In vitro and in vivo modulation of cholinergic muscarinic receptors in rat lymphocytes and brain by cholinergic agents.
Costa-LG; Kaylor-G; Murphy-SD
Int J Immunopharmacol 1990 Jan; 12(1):67-75
The in-vitro and in-vivo modulation of muscarinic receptors by cholinergic drugs was investigated in Sprague-Dawley-rat lymphocytes and brain. Splenic lymphocytes were incubated with oxotremorine or other cholinergic agents at 4 or 37 degrees-C, and then binding of tritiated quinuclidinyl-benzilate (QNB) was determined. For in-vivo studies, oxotremorine and atropine-sulfate were administered to rats at 20mg/kg for 14 days using an implanted minipump; disulfoton was administered intraperitoneally at 2mg/kg per day for 14 days. Lymphocytes were isolated from the spleen and the blood, and QNB binding was assayed. QNB binding was also assayed in brain membranes. The major finding was that muscarinic receptors present on lymphocytes can be modulated in-vitro and in-vivo by cholinergic compounds. In-vitro incubation of lymphocytes caused a time and concentration dependent decrease in the density of muscarinic receptors, which was antagonized by coincubation with atropine. A maximal decrease of 60 to 70% was noted 2 to 3 hours after incubation at 37 degrees. No alterations were noted in tritium labeled QNB binding, suggesting that the observed decrease was not an artifact due to residual, unwashed oxotremorine, but was due rather to a possible desensitization or down regulation of muscarinic receptors. In-vivo treatment caused a decrease of QNB binding in the brain. Repeated exposure to the disulfoton caused significant inhibition of cholinesterase activity in cerebral cortex and hippocampus (86 to 88%), lymphocytes (59%), plasma (68%), and erythrocytes (70%). The authors suggest that lymphocytes may be useful as markers for cholinergic muscarinic receptors in nerve tissue.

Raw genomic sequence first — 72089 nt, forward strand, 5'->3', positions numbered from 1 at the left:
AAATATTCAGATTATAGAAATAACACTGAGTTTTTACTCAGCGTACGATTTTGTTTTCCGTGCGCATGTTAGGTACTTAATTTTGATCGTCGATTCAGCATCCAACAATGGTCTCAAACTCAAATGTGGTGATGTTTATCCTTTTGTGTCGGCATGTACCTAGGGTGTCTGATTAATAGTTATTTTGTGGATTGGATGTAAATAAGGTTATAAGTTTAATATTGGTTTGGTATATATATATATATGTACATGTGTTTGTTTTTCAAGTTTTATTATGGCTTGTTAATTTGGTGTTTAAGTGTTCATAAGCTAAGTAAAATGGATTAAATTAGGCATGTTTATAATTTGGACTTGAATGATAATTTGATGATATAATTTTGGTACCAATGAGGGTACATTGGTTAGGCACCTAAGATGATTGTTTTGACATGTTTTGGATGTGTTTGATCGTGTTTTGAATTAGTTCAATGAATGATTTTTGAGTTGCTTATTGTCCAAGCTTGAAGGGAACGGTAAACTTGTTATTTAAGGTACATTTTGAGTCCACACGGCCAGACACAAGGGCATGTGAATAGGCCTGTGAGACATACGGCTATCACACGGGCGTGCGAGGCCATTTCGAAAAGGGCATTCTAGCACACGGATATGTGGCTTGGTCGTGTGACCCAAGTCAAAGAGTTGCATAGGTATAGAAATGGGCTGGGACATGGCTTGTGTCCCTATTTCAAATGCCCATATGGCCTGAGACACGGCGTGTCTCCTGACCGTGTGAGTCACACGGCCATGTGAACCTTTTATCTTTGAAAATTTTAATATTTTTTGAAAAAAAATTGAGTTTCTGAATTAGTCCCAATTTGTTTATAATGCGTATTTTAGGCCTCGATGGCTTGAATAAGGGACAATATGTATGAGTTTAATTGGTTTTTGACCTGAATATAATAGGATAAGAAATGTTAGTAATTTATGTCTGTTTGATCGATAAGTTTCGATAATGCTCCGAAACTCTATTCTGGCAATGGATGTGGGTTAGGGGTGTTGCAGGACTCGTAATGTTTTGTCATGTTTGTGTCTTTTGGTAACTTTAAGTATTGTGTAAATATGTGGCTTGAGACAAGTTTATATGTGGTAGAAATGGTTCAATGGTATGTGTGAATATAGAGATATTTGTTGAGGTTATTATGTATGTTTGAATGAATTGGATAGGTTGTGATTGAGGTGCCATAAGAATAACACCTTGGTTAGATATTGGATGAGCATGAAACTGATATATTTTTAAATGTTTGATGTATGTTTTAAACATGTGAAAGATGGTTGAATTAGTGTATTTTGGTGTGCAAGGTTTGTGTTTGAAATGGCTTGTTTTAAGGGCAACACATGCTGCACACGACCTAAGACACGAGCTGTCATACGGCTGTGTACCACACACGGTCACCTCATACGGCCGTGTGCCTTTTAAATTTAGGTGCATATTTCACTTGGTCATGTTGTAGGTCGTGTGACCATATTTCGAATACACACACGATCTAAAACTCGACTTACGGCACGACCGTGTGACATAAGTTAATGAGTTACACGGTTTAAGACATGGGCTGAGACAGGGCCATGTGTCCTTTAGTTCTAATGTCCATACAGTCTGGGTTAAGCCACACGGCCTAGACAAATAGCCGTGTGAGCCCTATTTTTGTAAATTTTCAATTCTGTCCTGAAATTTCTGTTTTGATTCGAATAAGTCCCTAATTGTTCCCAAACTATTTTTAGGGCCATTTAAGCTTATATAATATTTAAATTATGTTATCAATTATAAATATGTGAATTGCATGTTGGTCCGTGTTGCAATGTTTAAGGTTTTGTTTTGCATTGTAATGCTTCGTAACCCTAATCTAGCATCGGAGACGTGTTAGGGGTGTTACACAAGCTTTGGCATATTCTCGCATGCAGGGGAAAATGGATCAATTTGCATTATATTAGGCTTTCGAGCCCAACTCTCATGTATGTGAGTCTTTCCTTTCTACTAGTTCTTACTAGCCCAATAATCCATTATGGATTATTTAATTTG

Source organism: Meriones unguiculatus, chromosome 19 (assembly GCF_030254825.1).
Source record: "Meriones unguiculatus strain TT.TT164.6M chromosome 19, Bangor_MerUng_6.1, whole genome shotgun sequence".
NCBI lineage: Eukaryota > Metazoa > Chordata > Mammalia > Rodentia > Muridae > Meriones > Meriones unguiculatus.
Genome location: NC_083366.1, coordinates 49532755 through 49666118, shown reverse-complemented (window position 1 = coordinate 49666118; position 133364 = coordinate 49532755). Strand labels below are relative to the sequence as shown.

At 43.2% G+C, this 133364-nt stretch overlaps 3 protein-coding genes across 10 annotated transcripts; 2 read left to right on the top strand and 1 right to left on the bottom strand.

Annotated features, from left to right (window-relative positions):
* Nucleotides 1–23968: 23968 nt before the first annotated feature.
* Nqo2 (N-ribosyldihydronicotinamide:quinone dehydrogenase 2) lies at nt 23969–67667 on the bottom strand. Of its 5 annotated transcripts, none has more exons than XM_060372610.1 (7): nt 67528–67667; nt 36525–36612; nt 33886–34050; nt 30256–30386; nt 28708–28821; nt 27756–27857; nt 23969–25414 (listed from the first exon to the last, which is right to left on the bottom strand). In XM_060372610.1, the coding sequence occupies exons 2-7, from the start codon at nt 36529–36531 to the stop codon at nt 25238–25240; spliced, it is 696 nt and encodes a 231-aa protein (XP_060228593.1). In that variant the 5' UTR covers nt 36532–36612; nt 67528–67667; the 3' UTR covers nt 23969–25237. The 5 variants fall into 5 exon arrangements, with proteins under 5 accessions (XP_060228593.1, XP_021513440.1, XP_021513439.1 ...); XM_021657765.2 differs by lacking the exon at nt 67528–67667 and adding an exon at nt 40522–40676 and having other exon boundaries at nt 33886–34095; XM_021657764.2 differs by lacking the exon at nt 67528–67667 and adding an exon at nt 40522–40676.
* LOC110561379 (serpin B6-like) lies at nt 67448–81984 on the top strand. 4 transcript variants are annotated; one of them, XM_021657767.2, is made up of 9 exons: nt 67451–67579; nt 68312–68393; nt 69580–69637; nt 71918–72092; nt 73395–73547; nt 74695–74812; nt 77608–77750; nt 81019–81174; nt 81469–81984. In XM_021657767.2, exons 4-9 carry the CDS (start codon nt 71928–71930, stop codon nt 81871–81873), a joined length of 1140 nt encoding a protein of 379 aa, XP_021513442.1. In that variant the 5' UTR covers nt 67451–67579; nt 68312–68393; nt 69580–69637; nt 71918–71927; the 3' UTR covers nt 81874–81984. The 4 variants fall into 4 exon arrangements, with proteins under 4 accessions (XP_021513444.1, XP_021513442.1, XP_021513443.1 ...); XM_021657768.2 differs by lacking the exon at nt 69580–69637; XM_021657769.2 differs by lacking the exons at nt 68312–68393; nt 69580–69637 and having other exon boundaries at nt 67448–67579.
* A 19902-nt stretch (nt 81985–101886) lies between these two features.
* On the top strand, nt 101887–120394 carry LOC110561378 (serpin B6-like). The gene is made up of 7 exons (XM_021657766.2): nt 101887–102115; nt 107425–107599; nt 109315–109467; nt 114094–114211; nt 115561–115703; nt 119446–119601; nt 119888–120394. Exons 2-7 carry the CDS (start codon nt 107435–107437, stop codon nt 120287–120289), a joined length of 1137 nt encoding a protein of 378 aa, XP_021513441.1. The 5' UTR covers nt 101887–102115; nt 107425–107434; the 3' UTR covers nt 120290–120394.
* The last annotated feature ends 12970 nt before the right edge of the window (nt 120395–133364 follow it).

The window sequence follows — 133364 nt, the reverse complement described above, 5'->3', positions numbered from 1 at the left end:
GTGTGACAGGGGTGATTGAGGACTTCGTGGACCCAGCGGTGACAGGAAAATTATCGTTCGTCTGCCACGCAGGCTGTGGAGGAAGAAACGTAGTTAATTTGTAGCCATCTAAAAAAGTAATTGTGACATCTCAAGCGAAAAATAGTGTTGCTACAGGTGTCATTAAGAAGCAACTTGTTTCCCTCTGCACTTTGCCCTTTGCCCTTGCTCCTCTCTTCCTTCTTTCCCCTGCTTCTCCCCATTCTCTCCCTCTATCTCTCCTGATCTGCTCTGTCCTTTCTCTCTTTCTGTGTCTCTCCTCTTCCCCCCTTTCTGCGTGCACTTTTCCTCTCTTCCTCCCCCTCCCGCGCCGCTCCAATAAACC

NIOSH-Publication; NIOSH-Grant; Grants-other; Central-nervous-system; Biological-monitoring; Organo-phosphorus-compounds; Enzyme-activity; In-vivo-studies; In-vitro-studies
Environmental Health University of Washington Dept of Environ Hlth, SC-34 Seattle, WA 98195
International Journal of Immunopharmacology
University of Washington, Seattle, Washington